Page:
May 18, 2015 12:00 PM

Rarely are the biggest names in country music starstruck. But at the Academy of Country Music Awards on April 19, Nashville’s A-listers clamored for the chance to meet Taya Kyle. “Blake Shelton said he really appreciated me coming,” says the mom of two, who attended the show with her kids as part of a salute to the military. “Luke Bryan told me to call him anytime I needed anything. Garth Brooks and Trisha Yearwood sent me a huge bouquet of flowers.” While Clint Black took pictures with Taya’s children, “his wife, Lisa, told me, ‘Your family is very special to our family, and we pray for you,’ ” recalls Taya. “That meant so much to me. What made it such a special night were the people there. It didn’t matter if they were famous or not. They showed me real kindness.”

For that she is grateful. But it wasn’t an easy night for Taya, who again found herself attending a glittery event without the love of her life. In the months after American Sniper—the film based on her late husband Chris Kyle’s 2012 bestselling memoir—earned a Best Picture Oscar nomination and some $350 million at the box office, Taya continues to work through her grief. Now she has written her own book, American Wife: A Memoir of Love, War, Faith, and Renewal, in which she offers an intimate account of loving and losing the legendary Navy SEAL. “I’m still figuring this out,” says Taya, 40. “I still have a lot of pain. But I also realize that I can still have Chris with me without me being sad every moment. I do have hope and I do see moments of light.”

It has been a hard road. Plagued by sleepless, often nightmare-filled nights and tears that flow at unexpected moments, Taya recently endured the February trial of Eddie Ray Routh, the former Marine who was found guilty of murdering Chris and his friend Chad Littlefield on a Texas gun range in 2013. (Chris, who was 38 at the time of his death, had been approached by Routh’s mother to help her son cope with his alleged PTSD.) “It was really stressful and difficult,” she says of the high-profile trial, during which police video showed Routh confessing to the killings. One of her “most powerful moments,” she says, came while sitting in the courtroom “looking at the back of the murderer’s head with such hate in my heart. But then I realized that hating him caused me more pain than not hating him.” She says she felt “tremendous relief” at the guilty verdict, which the jury reached after just two hours of deliberation: “It was justice.”

Finding her own personal peace is an ongoing challenge. “I still have the horror of what’s happened to my husband,” she says. “I have these flashback moments where I see Chris lying in the coffin. I could just be putting something away, and it flashes in. One of the kids will say, ‘Are you okay, Mama?’ It’s so complicated.”

Right now the most painful part of her grief is a “small window of regret” over things she wishes she had done in the tough time once Chris returned to civilian life after serving four tours in Iraq. “I just wish I would have been able to hold his face in my hands and look at him in the eye and tell him, ‘I know you’re in pain,’ ” she says. “I wish I had that connection to be like, ‘I get this.’ It’s beyond missing him. It’s wanting to do better for someone you love.” But then, she says, “sometimes a friend will pull me out of that and say, ‘At what point did you think you were supposed to be perfect?’ “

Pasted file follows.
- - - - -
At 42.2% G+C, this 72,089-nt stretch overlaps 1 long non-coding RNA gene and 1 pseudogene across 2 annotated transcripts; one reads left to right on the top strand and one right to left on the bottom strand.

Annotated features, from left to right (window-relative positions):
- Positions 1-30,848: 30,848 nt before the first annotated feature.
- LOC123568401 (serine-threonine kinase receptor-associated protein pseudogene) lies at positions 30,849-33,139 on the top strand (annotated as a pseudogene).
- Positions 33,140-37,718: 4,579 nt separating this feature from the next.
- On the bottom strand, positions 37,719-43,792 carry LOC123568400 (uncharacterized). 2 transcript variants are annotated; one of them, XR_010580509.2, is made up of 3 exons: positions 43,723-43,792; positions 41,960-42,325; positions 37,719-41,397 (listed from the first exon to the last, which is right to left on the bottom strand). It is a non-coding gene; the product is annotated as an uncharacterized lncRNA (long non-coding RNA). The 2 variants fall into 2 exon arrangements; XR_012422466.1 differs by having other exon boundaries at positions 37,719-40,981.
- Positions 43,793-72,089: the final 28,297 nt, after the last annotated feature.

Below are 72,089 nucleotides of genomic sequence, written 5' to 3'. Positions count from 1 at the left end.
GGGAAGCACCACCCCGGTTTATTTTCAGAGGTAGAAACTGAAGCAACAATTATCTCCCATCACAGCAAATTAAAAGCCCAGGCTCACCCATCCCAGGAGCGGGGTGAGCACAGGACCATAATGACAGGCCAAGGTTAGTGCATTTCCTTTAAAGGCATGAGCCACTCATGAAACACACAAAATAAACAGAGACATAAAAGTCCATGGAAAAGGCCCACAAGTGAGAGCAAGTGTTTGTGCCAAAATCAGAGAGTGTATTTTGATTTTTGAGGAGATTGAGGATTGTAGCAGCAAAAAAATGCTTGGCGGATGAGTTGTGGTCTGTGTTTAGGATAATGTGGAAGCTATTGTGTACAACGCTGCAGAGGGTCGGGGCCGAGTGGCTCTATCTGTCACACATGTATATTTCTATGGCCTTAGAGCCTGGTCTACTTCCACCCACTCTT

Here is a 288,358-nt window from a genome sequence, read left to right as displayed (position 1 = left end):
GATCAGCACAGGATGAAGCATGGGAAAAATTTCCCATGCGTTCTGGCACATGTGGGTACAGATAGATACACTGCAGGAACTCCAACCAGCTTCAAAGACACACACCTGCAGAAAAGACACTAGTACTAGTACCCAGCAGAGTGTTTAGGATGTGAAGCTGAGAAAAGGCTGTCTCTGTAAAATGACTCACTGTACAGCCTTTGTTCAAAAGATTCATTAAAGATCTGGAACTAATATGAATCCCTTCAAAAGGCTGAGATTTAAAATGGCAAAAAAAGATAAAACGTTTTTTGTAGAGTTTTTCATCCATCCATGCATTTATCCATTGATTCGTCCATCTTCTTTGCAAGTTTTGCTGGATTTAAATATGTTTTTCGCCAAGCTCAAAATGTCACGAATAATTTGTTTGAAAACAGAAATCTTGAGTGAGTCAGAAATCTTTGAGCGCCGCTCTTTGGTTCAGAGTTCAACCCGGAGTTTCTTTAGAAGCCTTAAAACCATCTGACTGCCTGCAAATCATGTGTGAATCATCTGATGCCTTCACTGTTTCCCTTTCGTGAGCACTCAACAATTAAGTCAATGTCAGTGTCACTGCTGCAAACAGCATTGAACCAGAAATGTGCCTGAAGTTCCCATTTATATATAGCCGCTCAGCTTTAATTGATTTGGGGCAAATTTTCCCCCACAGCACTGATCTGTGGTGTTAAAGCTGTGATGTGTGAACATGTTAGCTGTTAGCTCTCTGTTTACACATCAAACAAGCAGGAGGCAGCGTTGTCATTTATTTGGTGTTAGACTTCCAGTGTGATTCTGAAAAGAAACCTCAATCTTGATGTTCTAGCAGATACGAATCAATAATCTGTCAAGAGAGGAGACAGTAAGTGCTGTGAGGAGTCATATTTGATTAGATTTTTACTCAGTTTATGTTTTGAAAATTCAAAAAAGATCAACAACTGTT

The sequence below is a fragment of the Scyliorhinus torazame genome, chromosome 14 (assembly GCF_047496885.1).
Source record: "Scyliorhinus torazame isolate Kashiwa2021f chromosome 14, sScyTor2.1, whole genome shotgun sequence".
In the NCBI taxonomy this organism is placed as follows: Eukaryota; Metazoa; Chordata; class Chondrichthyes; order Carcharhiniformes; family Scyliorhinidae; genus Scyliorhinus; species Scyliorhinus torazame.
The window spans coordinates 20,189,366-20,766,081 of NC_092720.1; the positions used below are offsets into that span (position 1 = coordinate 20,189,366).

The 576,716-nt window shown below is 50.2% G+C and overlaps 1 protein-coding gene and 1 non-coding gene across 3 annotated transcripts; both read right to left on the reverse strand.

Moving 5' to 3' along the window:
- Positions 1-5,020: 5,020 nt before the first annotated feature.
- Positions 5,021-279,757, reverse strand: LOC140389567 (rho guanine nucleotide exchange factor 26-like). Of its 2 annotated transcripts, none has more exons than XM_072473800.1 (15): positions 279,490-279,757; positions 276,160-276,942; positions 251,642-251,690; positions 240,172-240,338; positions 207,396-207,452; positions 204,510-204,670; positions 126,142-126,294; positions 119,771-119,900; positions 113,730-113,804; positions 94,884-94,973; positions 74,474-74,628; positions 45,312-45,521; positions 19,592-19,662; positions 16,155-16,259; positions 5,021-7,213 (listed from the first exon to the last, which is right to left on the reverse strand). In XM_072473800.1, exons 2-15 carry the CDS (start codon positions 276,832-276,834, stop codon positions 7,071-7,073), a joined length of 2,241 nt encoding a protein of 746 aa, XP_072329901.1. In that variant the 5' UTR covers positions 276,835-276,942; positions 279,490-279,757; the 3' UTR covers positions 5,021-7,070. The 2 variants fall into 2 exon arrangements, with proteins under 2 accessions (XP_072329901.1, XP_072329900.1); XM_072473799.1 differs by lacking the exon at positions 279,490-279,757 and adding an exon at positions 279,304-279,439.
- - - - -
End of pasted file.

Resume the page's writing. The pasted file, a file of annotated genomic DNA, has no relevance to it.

There has been other upheaval as well: She and her son and daughter had to move from the home they shared with Chris “for legal reasons,” she says. While she remains in Texas, the move “was devastating to me emotionally,” she says. “But I feel Chris is here in the new house with us in spirit.”

These days her life is a whirlwind of everyday chaos—packing school lunches and running to games and playdates—as well as headlining charity functions and working to promote the Chris Kyle Frog Foundation, which aims to strengthen the families of service members and first responders. “It’s busy all the time,” she says. “I’m being pulled in many different directions. My life is on high volume right now.” Still, “I have this intense desire to help as many people as I can,” she says. “I am also proud to be carrying on Chris’s legacy. He worked so tirelessly to help fellow veterans.”

One thing she hasn’t yet tackled: dating. And that suits her fine. “I don’t have a strong desire for it,” she says. “At first I viewed it as a betrayal. But if it’s supposed to happen, it will happen. If not, I’m good with that too.” Looking back on their marriage, she says, “I’m a different and better person because of my life with him. Even knowing that he would be killed and knowing that I would be a widow, I would still do it all over again.”

As for her kids, whom she calls Bubba and Angel in the book, “the beautiful thing is that Chris is still in the mix. Every time I used to think, ‘Your dad would be so proud of you,’ it would make me cry. Now I just feel happy knowing he’s proud of them. I try to do anything I can to bring them joy.”

It’s something she has recently begun to experience again as well. “Last week I was watching the kids in the pool, and it just made me feel so good,” says Taya, who has leaned on therapy and her Christian faith to help her heal. “One of the kids said, ‘This is the happiest I have seen you in a long time.’ To them, it was something novel. Usually when I experience joy, it has a 1,000-lb. weight on it. But I’m not as scared of it as I used to be.”

You May Like

EDIT POST